As the security industry embraces 4K, Ultra HD and other high-resolution imaging formats with high bitrates, recording and storing surveillance video has become one of the main challenges facing end users and systems integrators. Since typical video surveillance installation requires 24/7 recording and live viewing, the cost of moving potentially large amounts of data across a facility’s infrastructure, decoding high-resolution video and storing this data can significantly increase the cost of the entire surveillance system. The latest developments in video compression techniques can help solve this problem.
H.264 vs. H.265 explained
H.265 (also known as High Efficiency Video Coding, or HEVC) is the latest in a long line of video compression standards. Like its predecessor, H.264, H.265 was initially developed for the broadcast industry by the ITU-T Video Coding Experts Group and the ISO/IEC Moving Pictures Experts Group.
However, as good as H.264 is for SD and HD resolutions, its ability to evolve to handle the demands of the latest high-resolution imaging formats, such as 4K, is limited since 4K stored in H.264 creates a proportionally larger file. H.265 expands on the efficiencies of the H.264 compression standard by generating the highest-quality images in the smallest video file possible.
H.265 essentially offers the same level of picture quality as H.264, but with more efficient codec, so there's less data to manage. H.265 uses only half the bit rate of H.264. It significantly reduces bandwidth and storage requirements which effectively lowers infrastructure costs and ultimately makes high-resolution surveillance systems more affordable. Decoding H.265 streams requires more computational power when viewing. However, most VMS systems easily leverage GPU accelerated decoding power available from off-the-shelf video cards to achieve the required performance at little to no extra cost. When recording H.265, the NVR simply sees a smaller file to be stored since no decoding is necessary until playback is required.
Does It Make Sense for Everyone?
As with all new technologies, the optimal time to make the transition depends on the user’s situation and requirements. Here are some sensible recommendations to help installers and end users who are thinking about new systems, or considering upgrades, decide on the best path to H.265:
- Completely New Systems: If a new business, building or campus under construction needs a completely new system, push to specify a fully H.265 system. There is no reason to install a waning technology now when the advantages of the new system are so clear, and the time to install the appropriate infrastructure is during construction. Specifying the H.265 end point equipment (cameras and recorders) may cost more than H.264 equipment today, but the infrastructure savings should more than offset that difference over time.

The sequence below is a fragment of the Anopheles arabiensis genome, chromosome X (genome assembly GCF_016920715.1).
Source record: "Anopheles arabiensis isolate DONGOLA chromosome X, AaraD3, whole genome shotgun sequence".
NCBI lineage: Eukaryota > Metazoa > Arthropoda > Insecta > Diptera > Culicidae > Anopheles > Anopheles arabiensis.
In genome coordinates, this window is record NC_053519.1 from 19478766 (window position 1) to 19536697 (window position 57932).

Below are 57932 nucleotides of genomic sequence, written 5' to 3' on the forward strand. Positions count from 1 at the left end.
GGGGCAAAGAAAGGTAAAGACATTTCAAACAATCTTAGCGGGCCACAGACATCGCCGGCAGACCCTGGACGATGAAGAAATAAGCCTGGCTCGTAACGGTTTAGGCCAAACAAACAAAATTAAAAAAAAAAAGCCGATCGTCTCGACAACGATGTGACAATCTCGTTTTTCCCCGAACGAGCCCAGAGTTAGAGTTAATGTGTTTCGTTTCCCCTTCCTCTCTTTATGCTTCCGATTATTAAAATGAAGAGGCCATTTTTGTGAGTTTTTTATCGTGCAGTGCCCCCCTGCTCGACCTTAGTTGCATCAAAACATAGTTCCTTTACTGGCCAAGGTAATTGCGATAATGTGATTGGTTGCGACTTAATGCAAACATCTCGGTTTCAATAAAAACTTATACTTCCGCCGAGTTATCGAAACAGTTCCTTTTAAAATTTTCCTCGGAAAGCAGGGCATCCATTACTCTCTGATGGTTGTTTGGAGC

- Upgrading an Existing System: Next to a completely new installation, a full upgrade of an existing system is the largest possible project – and if the wiring needs to be replaced, the project can easily cost more than an entirely new system. It is critical to plan carefully, and work with an installer/integrator experienced with upgrade projects. If the entire system must be pulled and replaced, then follow the recommendation above, knowing that the new system will be an investment with a long-planned life. If the existing wired infrastructure is in good condition, it is highly likely that you can upgrade the endpoints to H.265-capable devices and gain all the benefits of the latest protocols with only a fraction of the cost of a new system.
- Upgrading a Part of a System, or Adding a New Section onto an Existing System: To help end users gradually transition to H.265, it is best to choose cameras that employ a triple codec that enables simultaneous streaming of H.265, H.264 and MJPEG formats. Once a budget is available, the NVRs can be upgraded and the cameras can be set to operate using H.265. In a similar vein, a new extension of the system can be installed with H.265 capability (in a newly constructed wing, for example) but set to operate using the older protocol for a time to integrate into the existing system. A popular hybrid workflow for multi-stream capable cameras is to stream lower-res H.264 thumbnails in a live x-by-y grid view and record high-resolution H.265 stream. When an operator clicks on an image to enlarge, many VMS systems can automatically switch to a high-resolution H.265 stream for maximum clarity. This saves valuable compute resources when decoding multiple live images simultaneously.
There is value in having better quality images and fast frame rates, but the related increases in bandwidth and storage requirements often make it difficult for organizations with limited budgets to take advantage of higher quality video deployments. H.265 represents another leap forward in video compression technology and offers the potential to reduce these costs and make 4K and other higher-resolution video formats more accessible for security applications.
With H.265, the professional security market will continue to develop and deploy more advanced high-resolution, high-performance cameras, and users will be able to send more video data over their existing infrastructure, or achieve the same information content with less infrastructure. The professional security market benefits from this important technical achievement.